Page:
Las Vegas Shooting Memorial Designs Displayed at Government Center
Posted on: June 5, 2023, 05:43h.
Last updated on: June 5, 2023, 05:45h.
Officials planning the Las Vegas shooting memorial that is set to be constructed on the grounds where the deadly Route 91 Harvest country music festival took place on October 1, 2017, have unveiled the five finalist designs at the Clark County Government Center.
The Clark County Commission appointed the seven-person “1 October Memorial Committee” in 2020. The committee began meeting that fall and has met regularly since to develop the best possible memorial for the horrific event that resulted in 60 deaths and hundreds of injuries.
The 1 October Memorial Committee has entered the third and final phase of its planning process. The phase includes the unveiling of five proposals, one of which will come to reality following a final public input period.
The five finalists went on display today at the Clark County Government Center at 500 S. Grand Central Parkway in Las Vegas. The governmental complex is near downtown Las Vegas.
The memorial committee by October will make a recommendation to the Clark County Commission about which proposal is best suited to be built to memorialize the many lives lost and countless families that were forever changed on that fretful night.
The five Las Vegas shooting memorial finalists can be seen in person at the Clark County Government Center Monday through Friday from 7:30 am to 5:30 pm PST. The model concepts are in the center’s Rotunda Gallery.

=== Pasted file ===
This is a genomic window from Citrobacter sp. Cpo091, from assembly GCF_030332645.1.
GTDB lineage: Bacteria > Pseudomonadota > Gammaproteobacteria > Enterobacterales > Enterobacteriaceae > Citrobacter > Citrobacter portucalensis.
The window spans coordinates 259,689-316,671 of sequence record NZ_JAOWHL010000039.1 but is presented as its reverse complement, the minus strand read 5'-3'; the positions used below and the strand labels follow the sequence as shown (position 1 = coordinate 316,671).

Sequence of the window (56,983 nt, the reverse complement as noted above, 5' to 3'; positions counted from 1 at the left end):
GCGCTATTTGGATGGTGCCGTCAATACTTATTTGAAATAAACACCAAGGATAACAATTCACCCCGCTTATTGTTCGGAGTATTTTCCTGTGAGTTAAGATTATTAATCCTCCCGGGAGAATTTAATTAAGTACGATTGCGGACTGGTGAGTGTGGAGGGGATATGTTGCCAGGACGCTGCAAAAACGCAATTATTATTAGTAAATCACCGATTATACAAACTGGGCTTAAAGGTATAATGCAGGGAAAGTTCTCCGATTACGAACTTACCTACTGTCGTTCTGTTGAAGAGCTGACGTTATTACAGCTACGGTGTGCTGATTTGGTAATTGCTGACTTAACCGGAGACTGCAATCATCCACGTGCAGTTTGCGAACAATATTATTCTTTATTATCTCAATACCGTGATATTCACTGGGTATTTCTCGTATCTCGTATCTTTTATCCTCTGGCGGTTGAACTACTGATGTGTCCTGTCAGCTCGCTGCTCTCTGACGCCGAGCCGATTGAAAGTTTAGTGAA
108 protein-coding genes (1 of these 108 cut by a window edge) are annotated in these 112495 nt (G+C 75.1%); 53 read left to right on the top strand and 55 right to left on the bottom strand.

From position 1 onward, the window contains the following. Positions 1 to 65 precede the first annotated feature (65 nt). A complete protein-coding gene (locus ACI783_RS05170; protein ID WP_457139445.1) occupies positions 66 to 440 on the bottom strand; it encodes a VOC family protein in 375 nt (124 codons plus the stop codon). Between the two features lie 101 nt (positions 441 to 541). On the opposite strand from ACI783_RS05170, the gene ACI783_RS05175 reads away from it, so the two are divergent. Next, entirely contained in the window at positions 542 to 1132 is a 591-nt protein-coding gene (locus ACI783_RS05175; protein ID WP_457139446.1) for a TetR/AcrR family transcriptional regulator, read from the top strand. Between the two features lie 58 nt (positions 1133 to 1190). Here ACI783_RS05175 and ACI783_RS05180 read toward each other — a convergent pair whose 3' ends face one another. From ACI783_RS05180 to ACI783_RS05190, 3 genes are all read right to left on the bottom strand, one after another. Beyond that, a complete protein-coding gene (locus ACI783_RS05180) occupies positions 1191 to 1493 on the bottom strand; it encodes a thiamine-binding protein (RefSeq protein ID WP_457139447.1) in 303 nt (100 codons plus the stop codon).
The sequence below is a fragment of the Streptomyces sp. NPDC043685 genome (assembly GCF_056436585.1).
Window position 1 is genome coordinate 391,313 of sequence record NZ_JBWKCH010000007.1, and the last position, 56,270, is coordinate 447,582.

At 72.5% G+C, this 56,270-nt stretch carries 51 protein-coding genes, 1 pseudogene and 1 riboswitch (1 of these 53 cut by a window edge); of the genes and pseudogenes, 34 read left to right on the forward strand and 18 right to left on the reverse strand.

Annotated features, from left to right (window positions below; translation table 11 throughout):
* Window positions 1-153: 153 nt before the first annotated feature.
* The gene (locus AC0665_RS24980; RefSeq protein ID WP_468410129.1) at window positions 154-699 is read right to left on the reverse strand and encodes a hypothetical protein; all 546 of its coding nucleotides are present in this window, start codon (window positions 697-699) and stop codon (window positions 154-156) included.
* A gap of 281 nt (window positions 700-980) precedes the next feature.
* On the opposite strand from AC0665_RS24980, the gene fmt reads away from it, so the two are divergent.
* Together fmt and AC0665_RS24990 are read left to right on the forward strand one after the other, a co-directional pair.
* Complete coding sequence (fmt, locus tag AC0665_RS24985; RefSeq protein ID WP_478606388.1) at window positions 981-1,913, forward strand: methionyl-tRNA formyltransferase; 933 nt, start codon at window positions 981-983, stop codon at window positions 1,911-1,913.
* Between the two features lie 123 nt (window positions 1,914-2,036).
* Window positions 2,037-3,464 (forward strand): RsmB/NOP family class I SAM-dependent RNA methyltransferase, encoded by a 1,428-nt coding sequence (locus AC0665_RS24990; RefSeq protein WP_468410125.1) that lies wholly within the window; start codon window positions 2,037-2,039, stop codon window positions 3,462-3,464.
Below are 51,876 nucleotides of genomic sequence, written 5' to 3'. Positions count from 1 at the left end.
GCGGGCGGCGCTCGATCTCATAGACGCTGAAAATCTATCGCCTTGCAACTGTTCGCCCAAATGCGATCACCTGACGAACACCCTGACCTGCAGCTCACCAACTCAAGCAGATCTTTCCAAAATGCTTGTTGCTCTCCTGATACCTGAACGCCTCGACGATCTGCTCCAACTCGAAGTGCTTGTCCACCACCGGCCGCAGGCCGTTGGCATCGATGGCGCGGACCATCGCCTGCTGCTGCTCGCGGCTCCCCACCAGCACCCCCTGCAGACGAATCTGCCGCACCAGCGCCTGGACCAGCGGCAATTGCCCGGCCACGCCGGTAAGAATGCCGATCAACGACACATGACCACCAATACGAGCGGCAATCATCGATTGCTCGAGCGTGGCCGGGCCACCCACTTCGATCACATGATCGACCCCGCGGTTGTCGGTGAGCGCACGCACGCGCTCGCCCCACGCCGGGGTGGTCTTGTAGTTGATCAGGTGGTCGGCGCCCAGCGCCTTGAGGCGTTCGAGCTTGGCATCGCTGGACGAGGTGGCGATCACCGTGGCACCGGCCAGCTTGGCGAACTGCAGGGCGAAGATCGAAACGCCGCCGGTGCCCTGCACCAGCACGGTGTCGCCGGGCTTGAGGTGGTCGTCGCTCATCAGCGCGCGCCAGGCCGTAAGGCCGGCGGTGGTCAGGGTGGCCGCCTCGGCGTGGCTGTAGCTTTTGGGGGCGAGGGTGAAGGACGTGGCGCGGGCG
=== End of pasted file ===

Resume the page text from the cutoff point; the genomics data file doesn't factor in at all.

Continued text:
Our committee dedicated many hours of time and effort to ensure that the concepts under consideration for our memorial reflect extensive input from family members of victims, survivors, and our community as a whole,” said Clark County Commission Chairman Jim Gibson. “Today, it’s clear that the design teams involved in this process have taken that direction to heart. These concepts show in vivid detail the power of what this memorial effort means to so many in five unique ways.”
In August 2021, MGM Resorts, which owned the Las Vegas Village grounds where the Route 91 Harvest music festival was held in 2017, donated two acres of the site for a future memorial. MGM additionally operates Mandalay Bay where the gunman opened fire from the 32nd floor.
Members of the 1 October Memorial Committee include Tennille Pereira, who chairs the committee and is also a director of the Vegas Strong Resiliency Center; Karessa Royce, an Oct. 1, 2017, survivor, Mynda Smith, the sister of victim Neysa Tonks; Kelly McMahill, a retired deputy chief for the Las Vegas Metropolitan Police Department; architect Dr. Robert Fielden, who established the UNLV School of Architecture; Rebecca Holden, public art project manager for the city of Las Vegas Office of Cultural Affairs; and Harold Bradford, a local artist.
A memorial wasn’t set in stone, but following numerous public surveys and input from victims and their families, the 1 October Memorial Committee determined that there was a “clear preference for a memorial to be built at the festival site.”
A motive for the 2017 attack — the deadliest mass shooting in modern US history — was never determined by law enforcement.
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